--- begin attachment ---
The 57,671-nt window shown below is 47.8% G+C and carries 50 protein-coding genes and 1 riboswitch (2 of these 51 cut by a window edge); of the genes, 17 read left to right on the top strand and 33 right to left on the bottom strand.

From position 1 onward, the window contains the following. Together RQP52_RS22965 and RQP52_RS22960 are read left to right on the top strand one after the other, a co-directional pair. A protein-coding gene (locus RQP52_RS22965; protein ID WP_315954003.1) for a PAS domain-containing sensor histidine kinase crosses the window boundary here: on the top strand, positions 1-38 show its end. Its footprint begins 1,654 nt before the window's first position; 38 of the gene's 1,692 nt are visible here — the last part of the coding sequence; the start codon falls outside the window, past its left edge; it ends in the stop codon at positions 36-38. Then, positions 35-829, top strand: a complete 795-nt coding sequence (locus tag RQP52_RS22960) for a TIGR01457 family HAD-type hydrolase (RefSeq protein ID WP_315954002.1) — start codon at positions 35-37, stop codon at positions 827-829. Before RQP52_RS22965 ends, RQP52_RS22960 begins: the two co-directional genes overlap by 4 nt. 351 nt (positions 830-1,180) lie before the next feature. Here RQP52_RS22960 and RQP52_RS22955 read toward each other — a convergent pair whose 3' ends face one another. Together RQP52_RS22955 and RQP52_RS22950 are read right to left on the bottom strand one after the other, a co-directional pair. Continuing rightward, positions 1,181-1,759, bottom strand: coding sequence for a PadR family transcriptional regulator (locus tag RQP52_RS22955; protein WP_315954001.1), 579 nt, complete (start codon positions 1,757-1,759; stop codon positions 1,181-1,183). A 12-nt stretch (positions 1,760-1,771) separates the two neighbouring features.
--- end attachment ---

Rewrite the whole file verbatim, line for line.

The 57,671-nt window shown below is 47.8% G+C and carries 50 protein-coding genes and 1 riboswitch (2 of these 51 cut by a window edge); of the genes, 17 read left to right on the top strand and 33 right to left on the bottom strand.

From position 1 onward, the window contains the following. Together RQP52_RS22965 and RQP52_RS22960 are read left to right on the top strand one after the other, a co-directional pair. A protein-coding gene (locus RQP52_RS22965; protein ID WP_315954003.1) for a PAS domain-containing sensor histidine kinase crosses the window boundary here: on the top strand, positions 1-38 show its end. Its footprint begins 1,654 nt before the window's first position; 38 of the gene's 1,692 nt are visible here — the last part of the coding sequence; the start codon falls outside the window, past its left edge; it ends in the stop codon at positions 36-38. Then, positions 35-829, top strand: a complete 795-nt coding sequence (locus tag RQP52_RS22960) for a TIGR01457 family HAD-type hydrolase (RefSeq protein ID WP_315954002.1) — start codon at positions 35-37, stop codon at positions 827-829. Before RQP52_RS22965 ends, RQP52_RS22960 begins: the two co-directional genes overlap by 4 nt. 351 nt (positions 830-1,180) lie before the next feature. Here RQP52_RS22960 and RQP52_RS22955 read toward each other — a convergent pair whose 3' ends face one another. Together RQP52_RS22955 and RQP52_RS22950 are read right to left on the bottom strand one after the other, a co-directional pair. Continuing rightward, positions 1,181-1,759, bottom strand: coding sequence for a PadR family transcriptional regulator (locus tag RQP52_RS22955; protein WP_315954001.1), 579 nt, complete (start codon positions 1,757-1,759; stop codon positions 1,181-1,183). A 12-nt stretch (positions 1,760-1,771) separates the two neighbouring features.